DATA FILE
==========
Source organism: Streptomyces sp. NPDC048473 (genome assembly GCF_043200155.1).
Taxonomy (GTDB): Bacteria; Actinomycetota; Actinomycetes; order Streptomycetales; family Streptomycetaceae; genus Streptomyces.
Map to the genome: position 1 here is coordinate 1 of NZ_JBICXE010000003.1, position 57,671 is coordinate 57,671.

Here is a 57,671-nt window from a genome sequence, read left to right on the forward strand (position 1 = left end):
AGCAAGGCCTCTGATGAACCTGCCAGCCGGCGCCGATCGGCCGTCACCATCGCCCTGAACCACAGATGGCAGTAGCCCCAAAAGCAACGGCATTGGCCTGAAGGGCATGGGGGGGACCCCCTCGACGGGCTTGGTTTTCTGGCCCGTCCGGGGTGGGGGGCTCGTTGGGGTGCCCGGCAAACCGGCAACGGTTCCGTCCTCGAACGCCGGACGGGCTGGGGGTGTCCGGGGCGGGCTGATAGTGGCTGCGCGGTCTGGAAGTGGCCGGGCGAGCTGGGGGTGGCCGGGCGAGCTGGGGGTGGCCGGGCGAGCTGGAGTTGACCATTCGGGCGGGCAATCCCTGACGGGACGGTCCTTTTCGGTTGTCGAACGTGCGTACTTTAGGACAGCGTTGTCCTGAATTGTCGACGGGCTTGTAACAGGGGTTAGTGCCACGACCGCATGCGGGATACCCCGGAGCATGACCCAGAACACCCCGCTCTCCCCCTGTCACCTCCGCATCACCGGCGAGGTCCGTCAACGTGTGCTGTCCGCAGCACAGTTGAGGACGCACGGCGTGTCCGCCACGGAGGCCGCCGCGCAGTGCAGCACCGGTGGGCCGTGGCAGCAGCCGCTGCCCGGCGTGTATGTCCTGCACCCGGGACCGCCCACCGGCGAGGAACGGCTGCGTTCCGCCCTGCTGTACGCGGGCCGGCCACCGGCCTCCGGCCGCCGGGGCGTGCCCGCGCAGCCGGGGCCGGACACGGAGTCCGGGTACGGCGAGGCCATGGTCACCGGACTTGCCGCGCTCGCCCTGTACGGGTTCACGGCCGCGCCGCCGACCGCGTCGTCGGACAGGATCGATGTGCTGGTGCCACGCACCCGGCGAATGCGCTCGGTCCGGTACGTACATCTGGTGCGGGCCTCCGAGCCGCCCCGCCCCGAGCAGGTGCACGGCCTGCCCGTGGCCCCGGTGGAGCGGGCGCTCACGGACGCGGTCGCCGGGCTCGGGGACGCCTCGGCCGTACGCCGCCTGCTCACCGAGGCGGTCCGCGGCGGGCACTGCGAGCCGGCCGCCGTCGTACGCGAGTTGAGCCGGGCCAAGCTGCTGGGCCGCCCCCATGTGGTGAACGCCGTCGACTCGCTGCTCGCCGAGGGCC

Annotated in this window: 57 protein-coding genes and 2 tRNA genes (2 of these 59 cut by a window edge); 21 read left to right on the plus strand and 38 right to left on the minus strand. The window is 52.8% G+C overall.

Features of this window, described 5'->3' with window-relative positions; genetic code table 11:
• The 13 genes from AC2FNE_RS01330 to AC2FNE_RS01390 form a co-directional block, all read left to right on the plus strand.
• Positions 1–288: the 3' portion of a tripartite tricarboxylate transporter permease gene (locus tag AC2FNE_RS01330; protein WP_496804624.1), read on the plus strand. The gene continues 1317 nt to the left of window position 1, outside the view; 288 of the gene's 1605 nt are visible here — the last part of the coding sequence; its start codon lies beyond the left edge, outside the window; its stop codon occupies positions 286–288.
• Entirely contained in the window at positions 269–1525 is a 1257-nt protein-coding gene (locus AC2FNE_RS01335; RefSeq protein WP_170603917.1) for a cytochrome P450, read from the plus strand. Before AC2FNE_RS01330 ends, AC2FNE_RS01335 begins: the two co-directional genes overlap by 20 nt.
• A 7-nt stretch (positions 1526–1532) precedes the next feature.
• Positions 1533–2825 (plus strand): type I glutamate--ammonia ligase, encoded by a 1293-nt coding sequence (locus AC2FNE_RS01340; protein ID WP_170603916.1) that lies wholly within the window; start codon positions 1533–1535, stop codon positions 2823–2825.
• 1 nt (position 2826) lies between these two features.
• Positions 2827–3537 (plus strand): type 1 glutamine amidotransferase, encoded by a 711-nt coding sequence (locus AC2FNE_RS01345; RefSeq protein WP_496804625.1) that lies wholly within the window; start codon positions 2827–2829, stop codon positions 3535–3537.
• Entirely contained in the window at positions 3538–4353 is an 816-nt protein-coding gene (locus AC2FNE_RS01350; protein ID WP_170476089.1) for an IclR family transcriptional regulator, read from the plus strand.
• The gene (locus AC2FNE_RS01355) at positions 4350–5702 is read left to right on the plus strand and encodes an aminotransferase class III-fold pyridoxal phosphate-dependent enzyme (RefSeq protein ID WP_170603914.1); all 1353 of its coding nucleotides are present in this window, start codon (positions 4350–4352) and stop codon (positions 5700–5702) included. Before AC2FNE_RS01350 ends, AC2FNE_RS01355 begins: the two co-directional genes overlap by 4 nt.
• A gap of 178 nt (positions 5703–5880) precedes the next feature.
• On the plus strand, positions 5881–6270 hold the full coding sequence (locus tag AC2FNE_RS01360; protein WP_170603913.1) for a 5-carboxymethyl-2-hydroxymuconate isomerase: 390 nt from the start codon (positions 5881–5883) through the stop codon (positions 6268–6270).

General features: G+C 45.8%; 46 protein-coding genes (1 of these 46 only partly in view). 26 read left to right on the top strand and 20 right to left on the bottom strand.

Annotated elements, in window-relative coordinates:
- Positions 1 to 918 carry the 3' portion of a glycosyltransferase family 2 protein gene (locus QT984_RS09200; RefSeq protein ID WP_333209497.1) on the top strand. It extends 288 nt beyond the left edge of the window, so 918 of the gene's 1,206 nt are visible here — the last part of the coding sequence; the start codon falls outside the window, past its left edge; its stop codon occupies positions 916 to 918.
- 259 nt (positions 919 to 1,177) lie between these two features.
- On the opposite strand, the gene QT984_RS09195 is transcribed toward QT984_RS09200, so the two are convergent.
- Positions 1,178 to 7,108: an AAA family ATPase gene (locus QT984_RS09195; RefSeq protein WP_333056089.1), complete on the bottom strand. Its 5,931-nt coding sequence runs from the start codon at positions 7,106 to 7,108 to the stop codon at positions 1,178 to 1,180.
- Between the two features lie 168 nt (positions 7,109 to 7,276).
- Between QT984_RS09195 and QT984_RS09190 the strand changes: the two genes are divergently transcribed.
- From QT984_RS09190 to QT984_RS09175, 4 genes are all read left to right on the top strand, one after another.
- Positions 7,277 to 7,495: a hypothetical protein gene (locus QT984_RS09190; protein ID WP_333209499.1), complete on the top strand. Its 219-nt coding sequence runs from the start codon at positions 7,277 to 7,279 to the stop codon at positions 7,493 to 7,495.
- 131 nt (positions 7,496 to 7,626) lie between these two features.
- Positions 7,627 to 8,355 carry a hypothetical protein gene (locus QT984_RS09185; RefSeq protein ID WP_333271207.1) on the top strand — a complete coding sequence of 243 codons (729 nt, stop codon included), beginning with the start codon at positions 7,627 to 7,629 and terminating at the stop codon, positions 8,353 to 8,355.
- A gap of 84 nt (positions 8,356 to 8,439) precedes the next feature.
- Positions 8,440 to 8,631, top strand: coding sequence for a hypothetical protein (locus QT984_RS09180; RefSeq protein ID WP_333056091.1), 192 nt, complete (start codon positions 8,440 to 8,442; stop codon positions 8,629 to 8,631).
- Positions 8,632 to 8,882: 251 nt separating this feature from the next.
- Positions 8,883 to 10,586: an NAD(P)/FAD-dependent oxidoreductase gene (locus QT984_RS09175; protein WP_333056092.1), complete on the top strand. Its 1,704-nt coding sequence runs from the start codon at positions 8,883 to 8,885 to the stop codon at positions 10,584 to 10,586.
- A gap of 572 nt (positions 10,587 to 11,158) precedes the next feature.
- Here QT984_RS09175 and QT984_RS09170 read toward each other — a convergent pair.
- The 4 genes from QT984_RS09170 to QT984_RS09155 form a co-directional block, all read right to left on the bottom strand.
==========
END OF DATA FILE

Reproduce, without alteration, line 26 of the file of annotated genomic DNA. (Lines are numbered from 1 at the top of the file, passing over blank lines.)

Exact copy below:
- Between QT984_RS09195 and QT984_RS09190 the strand changes: the two genes are divergently transcribed.